We're about to buy a wall oven and none of the stock cabinets I can
see are just what I want. IKEA has something close - a cabinet that
takes a small refrigerator on the bottom, and the oven in an enclosure
over that, but it then has another cabinet on top of the oven, where I
want a surface that I can use for other things. Is there any reason I
can't just build a box of sorts out of plywood and angle brackets? I'd
guess that I should use some sort of bracing under the "shelf" where
the oven will sit but are there any other things I shoulod know before
I try to do this sort of thing?
BTW I live in France, so recommending cabinets from this or that
American supplier won't work! ;-) I'm sure they have everything I
could possibly want but I can't get them to here.
If you do it yourself, you can make it any way that suits your purpose.
If it were me, I would make the sides and shelves out of thick plywood.
I would cut dadoes in the sides to mate the shelves to the sides.
I would install a thin plywood back.
I would use face frame front. The face frame can be made of whatever wood
I would glue the shelves in place. I would attach the back with glue and
Such a cabinet needs no brackets. You will be surprised at how strong the
cabinet will be.
This sounds good - but I will probably do without the face frame front,
since it's beyond my skills and available tools. My aesthetic standards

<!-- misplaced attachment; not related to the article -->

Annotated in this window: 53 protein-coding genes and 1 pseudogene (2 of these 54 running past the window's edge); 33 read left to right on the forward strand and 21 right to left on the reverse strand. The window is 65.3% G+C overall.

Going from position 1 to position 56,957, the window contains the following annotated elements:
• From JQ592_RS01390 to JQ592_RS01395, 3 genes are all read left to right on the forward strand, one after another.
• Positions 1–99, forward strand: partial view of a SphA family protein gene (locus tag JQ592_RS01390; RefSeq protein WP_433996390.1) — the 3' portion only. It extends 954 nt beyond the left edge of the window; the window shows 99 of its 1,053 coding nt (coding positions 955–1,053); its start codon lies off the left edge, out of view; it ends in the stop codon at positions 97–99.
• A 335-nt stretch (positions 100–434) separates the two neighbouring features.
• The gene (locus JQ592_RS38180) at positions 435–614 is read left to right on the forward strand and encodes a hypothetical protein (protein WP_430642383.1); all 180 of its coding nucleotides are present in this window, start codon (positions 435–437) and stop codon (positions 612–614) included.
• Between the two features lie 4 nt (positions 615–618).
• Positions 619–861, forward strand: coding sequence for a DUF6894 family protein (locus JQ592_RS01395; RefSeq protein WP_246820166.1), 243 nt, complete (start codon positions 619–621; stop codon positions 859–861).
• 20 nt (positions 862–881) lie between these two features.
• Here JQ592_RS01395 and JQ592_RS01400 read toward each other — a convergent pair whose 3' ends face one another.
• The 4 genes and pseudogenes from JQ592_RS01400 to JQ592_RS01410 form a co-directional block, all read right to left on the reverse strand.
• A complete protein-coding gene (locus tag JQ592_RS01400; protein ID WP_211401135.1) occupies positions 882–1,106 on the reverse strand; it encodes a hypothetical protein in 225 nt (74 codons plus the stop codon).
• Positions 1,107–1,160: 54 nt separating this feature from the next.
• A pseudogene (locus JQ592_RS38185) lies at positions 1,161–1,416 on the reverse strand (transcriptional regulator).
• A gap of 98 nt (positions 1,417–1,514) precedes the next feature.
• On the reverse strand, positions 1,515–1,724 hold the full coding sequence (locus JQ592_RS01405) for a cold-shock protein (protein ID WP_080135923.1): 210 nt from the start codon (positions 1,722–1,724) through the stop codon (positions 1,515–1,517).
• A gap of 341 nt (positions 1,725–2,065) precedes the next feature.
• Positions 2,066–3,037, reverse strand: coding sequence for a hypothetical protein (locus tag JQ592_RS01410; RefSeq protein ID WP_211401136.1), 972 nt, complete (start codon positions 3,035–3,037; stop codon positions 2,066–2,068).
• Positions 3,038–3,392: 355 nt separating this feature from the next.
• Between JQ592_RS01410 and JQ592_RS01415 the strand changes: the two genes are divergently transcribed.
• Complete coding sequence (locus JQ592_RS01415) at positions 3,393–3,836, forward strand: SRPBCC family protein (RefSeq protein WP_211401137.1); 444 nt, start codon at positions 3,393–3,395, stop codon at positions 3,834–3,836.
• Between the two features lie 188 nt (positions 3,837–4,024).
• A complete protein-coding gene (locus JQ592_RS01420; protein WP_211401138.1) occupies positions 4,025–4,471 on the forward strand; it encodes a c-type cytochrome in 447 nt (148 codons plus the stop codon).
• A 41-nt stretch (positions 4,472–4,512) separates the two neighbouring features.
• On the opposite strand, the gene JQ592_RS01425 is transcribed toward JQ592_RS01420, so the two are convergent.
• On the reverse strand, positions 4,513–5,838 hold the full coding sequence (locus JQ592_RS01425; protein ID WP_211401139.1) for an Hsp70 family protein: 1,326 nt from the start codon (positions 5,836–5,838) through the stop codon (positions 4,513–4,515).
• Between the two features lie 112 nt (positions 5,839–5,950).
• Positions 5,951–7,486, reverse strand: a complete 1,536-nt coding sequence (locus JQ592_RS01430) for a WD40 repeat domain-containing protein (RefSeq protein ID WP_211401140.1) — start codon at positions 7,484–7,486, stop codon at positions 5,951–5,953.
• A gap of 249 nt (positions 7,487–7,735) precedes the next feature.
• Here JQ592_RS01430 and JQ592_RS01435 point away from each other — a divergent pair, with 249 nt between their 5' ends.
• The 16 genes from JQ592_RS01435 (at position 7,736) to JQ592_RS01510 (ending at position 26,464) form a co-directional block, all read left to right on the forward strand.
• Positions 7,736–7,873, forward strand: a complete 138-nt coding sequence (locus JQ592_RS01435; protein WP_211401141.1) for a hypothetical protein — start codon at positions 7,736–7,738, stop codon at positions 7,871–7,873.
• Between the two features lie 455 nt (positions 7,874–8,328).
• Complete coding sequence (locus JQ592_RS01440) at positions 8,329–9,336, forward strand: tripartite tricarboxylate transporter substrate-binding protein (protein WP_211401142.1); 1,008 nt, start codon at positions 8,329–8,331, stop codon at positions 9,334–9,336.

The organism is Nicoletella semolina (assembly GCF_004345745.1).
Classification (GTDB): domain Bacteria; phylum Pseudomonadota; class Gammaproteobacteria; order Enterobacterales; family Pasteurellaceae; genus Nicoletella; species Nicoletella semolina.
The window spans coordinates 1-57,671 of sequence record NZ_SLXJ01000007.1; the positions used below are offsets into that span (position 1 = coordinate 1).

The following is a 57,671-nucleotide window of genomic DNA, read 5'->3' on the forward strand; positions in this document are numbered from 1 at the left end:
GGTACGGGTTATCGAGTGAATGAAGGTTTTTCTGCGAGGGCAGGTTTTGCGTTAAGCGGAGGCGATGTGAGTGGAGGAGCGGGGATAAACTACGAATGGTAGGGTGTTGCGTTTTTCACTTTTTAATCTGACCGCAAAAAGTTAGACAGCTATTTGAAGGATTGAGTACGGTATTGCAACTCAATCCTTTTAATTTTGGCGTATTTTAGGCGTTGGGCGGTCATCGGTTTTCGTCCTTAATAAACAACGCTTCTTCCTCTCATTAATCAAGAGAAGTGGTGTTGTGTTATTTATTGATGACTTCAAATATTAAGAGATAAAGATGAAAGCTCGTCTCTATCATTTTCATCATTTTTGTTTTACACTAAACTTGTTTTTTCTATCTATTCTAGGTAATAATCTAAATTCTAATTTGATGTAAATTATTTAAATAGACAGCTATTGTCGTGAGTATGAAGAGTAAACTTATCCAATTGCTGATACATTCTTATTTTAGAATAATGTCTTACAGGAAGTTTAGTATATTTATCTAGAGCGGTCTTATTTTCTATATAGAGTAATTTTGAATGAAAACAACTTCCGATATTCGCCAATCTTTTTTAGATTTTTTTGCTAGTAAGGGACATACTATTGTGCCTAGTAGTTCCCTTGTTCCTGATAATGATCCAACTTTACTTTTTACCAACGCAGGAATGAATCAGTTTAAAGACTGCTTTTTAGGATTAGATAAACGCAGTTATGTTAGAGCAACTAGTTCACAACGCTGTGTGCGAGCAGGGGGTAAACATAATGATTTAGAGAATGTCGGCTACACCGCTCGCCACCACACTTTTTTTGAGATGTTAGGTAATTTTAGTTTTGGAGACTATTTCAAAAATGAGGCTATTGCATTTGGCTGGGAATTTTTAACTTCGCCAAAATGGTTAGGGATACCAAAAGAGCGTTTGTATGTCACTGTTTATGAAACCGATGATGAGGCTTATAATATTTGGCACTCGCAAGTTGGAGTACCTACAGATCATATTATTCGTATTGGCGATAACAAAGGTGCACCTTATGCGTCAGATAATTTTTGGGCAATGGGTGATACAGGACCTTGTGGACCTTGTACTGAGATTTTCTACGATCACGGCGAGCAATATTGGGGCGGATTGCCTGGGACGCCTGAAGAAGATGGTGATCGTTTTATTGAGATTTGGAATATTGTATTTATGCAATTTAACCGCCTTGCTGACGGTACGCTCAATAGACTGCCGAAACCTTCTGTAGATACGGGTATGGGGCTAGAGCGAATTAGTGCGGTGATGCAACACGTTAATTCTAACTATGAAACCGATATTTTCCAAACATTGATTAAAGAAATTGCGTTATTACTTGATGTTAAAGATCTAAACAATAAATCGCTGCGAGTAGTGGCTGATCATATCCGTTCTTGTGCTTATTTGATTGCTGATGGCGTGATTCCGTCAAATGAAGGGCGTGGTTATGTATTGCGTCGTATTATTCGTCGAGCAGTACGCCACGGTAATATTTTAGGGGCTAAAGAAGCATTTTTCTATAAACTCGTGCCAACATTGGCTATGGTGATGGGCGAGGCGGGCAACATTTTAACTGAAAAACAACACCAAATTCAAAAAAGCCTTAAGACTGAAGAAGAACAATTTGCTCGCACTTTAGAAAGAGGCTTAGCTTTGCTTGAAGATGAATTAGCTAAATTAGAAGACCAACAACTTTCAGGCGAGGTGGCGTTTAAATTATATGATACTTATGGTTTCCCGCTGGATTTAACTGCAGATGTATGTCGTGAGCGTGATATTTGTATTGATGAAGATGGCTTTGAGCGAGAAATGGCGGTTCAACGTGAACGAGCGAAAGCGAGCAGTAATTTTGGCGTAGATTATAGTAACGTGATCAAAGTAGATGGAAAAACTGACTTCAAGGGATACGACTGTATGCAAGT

have taken a sharp leap downwards since we moved to France, practicality
being the only thing that is on offer anyway. Cutting dadoes isn't
something I can do here, since I left all my woodworking tools back in
the US and even if I bought new ones here I'd have no place to put them.
So, now router to do such things. That's why I figured on angle brackets
- which won't be seen once the oven is in place anyway.
As for the back, should I leave the part right behind the oven open for
air circulation? I've never had a wall oven so I don't know what sort of
heat they throw off.
I don't know what B&B is/are but the only ready-made oven cabinet that
will suit comes from IKEA and would be fine except for the fact that the
cutting and adapting would have to be done in the IKEA parking lot to
fit the thing in my teeny car. :-) Whereas if I buy plywood at the local
hardware store they will cut to roughly the size I need, which will then
Yes, using wooden battens sounds like a good idea.
Don't I wish! No, I have a circular saw, a sander or two, and the usual
assortment of hand tools. Oh yeah, and a hammer drill - indispensible to
anyone living in France. (I so miss wood-studded plasterboard walls!
Stone houses may seem romantic but not when you want to do a simple
thing like hang a picture! And I'm an artist so this is a frequent event.)
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